The Ambassador also highlighted the numerous testimonies which took place before the International Criminal Tribunal for the former Yugoslavia (ICTY), describing the atrocities and leading the Yugoslavia Tribunal to convict numerous people of genocide in relation to the Srebrenica killings.

Twenty Years Since Srebrenica: No Reconciliation, We’re Still At War

by Refik Hodzic*

Image: TOPSHOTS-BOSNIA-WAR-SREBRENICA-ANNIVERSARYRight now, people in the Balkan region are still living a war, this time for the ‘truth’ about ethnic superiority that will shape the attitudes of future generations.

Bosnia and Herzegovina is about to mark the twentieth anniversary of the Srebrenica genocide – a somber moment of remembrance, seen by many as an opportunity to promote the notion of reconciliation between the country’s ethnic groups. The United Kingdom seems to be the leading proponent of such an approach, with a draft resolution commemorating Srebrenica already circulating among the Security Council members and the ‘interested states,’ primarily Bosnia and Herzegovina and Serbia.

However, a brief glance at the public discourse around the anniversary paints a very different picture, one of no political agenda for reconciliation, of no social project aimed at overcoming the legacy of the conflict from the ‘90s, of a continuing struggle for ethnic dominance. Indeed, can we constructively talk about reconciliation in a country still gripped by war?

It is not a war for territory anymore, with the cannons having fallen silent 20 years ago with the signing of the Dayton Peace Accords, but it is a war nonetheless. A war fought by ‘other means,’ a vicious fight for the dominant narrative of the past, for the ‘truth’ as the foundation of political projects largely rooted in wartime goals of ethnic separation and dominance. This war is mainly fought out in political arenas, but also in the media, in classrooms, churches and mosques, at family dinner tables, and its consequences are bound to have a lasting impact on the region’s stability. Continue reading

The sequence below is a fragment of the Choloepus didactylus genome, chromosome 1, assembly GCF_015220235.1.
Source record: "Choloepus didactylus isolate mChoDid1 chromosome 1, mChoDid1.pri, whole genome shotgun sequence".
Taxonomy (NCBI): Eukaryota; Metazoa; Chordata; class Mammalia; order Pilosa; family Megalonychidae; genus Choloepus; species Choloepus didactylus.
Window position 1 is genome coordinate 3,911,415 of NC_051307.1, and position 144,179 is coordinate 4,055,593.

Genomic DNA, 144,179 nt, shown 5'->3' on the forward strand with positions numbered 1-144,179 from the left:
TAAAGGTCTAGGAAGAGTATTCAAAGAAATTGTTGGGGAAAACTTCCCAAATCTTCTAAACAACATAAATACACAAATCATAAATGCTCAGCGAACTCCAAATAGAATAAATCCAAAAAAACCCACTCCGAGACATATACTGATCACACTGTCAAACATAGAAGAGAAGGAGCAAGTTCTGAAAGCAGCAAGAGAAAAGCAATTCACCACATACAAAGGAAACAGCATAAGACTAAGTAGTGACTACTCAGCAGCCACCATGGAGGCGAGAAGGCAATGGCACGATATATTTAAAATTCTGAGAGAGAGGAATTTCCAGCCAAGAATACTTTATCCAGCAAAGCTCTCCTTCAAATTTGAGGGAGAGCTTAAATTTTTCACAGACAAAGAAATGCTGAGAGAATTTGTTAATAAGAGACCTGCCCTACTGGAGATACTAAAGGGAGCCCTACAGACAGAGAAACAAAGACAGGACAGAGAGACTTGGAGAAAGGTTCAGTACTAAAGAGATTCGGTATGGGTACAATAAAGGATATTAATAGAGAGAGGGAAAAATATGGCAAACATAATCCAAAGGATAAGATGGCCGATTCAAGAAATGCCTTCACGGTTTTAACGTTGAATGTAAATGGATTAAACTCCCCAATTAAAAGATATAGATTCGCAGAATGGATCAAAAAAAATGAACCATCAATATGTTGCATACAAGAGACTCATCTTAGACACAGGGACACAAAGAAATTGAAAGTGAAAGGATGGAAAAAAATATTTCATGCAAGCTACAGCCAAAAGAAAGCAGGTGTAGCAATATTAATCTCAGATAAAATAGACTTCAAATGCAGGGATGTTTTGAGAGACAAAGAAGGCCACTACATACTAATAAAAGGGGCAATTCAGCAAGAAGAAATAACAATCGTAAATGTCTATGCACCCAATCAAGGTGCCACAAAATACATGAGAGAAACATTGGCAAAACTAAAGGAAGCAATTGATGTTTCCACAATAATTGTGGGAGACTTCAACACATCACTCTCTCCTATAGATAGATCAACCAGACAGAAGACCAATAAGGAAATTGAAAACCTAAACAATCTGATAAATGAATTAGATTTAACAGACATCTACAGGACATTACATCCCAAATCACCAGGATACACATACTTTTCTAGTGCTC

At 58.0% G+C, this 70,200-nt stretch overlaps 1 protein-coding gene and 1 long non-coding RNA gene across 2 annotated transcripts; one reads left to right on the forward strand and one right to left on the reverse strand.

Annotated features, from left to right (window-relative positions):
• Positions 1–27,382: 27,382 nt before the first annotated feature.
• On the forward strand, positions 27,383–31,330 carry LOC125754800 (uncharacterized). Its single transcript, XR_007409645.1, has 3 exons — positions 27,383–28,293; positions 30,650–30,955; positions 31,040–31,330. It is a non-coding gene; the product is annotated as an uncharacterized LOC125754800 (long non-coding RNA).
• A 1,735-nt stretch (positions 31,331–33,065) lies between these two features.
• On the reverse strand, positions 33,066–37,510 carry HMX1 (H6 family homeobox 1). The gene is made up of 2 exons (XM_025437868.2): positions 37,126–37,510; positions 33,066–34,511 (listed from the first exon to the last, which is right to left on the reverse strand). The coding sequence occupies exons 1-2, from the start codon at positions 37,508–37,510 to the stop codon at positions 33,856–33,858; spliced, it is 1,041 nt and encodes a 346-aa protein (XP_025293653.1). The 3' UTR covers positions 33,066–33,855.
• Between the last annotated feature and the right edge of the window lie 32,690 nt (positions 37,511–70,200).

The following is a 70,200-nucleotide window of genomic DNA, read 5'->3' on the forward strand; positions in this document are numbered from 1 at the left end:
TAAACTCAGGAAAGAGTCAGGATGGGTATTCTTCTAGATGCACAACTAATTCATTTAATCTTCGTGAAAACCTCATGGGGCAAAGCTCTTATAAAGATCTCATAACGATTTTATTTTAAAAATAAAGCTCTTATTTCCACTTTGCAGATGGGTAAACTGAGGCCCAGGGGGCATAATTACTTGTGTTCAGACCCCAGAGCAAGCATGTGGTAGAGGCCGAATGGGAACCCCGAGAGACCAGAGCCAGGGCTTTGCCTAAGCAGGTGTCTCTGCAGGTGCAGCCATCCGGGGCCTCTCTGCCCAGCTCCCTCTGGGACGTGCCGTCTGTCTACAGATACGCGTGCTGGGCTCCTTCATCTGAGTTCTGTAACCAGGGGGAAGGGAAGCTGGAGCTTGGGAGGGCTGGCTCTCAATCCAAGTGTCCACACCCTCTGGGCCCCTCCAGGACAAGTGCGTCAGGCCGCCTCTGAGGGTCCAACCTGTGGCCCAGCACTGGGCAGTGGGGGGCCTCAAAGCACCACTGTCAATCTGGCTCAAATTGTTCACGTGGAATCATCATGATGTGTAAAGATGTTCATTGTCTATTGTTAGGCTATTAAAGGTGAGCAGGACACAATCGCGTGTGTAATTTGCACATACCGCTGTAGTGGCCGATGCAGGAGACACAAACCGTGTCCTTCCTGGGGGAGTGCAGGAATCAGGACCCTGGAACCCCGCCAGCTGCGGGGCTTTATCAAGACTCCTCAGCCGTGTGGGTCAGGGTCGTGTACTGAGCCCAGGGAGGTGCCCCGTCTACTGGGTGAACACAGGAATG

Dutch State Agrees Compensation Deal with five Srebrenica Relatives

Srebrenica MassacreThe Dutch state has reached a compensation agreement with the relatives of three men who were sent out of the Dutch army compound in Srebrenica and killed by Bosnian Serbs.

The five relatives will receive payouts of several tens of thousands of euros, broadcaster Nos says. In addition, defence minister Jeanine Hennis has formally apologised for the way the men were sent to their deaths.

The agreement ends a legal dispute which began in 2002. The Dutch supreme court said in 2013 the Dutch state can be held responsible for the death of the three Muslim men in the siege of Srebrenica during the Yugoslavia war in 1995.

Interpreter Hasan Nuhanovic, who lost his father and brother, and relatives of electrician Rizo Mustafic said Dutch soldiers serving under the UN flag in the Muslim enclave did not do all they could to protect their relatives from the Bosnian Serb army.

Over 8,000 men and boys were murdered and buried in mass graves when the enclave was overrun and the massacre remains the subject of other legal action. The Netherlands had earlier offered each relative €20,000 but this was rejected as insufficient. Their lawyer Liesbeth Zegveld said the sum which has been agreed is ‘decent’ and that the relatives now hope to find peace.